Reclaiming American Cities: The Struggle for People, Place, and Nature since 1900 (Paperback)Rutherford H. Platt (author)
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In the 1990s, this entrenched model finally yielded to change as local citizens, neighbourhood groups, and other stakeholders, empowered by a spate of new laws and policies, began asserting their own needs and priorities. Though hampered by fiscal crises and internal disagreements, these popular initiatives launched what the author terms a new era of "humane urbanism" marked by a determination to make cities and suburbs greener, healthier, safer, more equitable, more efficient, and generally more people-friendly. In the process, the mayors, architects, engineers, and bureaucrats who had previously dominated urban policy found themselves relegated to supporting roles.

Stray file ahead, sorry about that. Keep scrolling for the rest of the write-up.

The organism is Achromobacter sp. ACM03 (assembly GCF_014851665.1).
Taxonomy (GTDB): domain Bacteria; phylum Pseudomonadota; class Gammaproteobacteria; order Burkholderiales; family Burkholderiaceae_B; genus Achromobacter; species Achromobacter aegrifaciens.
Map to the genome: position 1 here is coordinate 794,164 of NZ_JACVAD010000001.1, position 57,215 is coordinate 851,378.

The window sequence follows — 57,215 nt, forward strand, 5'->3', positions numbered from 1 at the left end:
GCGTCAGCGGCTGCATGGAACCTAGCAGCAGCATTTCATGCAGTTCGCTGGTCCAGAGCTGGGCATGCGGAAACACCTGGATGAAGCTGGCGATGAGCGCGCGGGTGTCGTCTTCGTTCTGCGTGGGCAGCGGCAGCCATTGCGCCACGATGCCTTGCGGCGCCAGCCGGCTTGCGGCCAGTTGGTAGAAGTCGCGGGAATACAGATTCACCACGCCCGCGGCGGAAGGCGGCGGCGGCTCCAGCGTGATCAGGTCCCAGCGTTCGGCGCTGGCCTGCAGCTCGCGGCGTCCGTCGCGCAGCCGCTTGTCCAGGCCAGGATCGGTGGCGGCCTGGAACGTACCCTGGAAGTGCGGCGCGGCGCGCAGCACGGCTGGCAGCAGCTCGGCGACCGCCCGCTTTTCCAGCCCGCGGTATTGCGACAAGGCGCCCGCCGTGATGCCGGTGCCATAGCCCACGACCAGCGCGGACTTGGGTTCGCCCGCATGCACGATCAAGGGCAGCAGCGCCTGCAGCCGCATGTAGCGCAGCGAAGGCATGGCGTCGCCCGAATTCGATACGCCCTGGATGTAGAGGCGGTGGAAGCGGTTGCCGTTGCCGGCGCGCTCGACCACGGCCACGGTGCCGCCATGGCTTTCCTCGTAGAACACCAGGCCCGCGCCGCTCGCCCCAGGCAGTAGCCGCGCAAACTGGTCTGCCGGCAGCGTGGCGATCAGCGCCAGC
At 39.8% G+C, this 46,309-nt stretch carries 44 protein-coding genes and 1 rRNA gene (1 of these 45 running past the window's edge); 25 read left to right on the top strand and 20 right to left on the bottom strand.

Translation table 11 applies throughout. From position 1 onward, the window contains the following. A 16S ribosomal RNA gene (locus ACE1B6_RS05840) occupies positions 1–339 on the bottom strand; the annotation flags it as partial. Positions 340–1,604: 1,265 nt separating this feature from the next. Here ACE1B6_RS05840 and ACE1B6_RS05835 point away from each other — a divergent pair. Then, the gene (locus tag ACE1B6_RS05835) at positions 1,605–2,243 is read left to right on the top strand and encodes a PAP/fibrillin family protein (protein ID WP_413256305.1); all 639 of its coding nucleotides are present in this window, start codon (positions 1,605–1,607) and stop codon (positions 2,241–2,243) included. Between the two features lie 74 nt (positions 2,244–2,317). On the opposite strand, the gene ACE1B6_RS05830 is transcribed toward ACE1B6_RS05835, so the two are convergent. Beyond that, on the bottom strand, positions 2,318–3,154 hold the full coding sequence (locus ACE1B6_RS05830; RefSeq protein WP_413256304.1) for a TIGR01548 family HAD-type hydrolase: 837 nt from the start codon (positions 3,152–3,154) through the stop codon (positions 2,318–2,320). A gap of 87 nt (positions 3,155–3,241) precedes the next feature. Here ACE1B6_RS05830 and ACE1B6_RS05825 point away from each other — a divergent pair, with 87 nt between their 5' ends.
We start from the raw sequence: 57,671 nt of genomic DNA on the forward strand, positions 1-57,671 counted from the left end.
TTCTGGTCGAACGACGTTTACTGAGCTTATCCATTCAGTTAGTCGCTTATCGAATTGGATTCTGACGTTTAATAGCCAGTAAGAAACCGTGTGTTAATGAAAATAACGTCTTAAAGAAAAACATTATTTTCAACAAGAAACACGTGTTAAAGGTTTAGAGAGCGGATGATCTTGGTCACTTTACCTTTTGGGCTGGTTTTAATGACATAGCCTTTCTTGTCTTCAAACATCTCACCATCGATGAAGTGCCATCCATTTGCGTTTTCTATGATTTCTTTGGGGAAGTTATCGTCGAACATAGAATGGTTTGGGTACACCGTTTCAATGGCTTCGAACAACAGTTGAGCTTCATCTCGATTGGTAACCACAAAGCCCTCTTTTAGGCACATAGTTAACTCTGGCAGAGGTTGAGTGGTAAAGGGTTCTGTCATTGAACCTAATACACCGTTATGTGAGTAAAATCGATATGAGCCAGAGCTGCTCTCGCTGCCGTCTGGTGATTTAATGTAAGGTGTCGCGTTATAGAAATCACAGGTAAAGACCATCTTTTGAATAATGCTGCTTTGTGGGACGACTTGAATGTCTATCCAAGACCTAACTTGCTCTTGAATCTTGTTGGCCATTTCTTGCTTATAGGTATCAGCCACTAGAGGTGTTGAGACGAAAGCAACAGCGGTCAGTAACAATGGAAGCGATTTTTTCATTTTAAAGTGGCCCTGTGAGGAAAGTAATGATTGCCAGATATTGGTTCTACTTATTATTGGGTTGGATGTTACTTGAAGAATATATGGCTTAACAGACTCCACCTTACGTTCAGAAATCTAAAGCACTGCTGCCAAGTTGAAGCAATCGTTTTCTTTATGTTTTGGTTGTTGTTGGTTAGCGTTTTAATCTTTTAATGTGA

As Rutherford H. Platt points out, humane urbanism can take many forms, from affordable housing and networks of bike paths to refurbished waterfronts and urban farms. Often spontaneous, low-tech, and self-sustaining programmes, their shared goal is to connect people to one another and to bring nature back into the city. Reclaiming American Cities examines both sides of this historic transformation: the long struggle against patricians and technocrats of earlier decades and the recent sprouting of grassroots efforts to make metropolitan America more humane and sustainable.
Publisher: University of Massachusetts Press
Number of pages: 328
Weight: 490 g
Dimensions: 233 x 162 x 23 mm
A sophisticated, thorough, and comprehensive history of city planning in the United States over the last 125 years.--Alex Marshall, author of How Cities Work: Suburbs, Sprawl, and the Roads Not Taken
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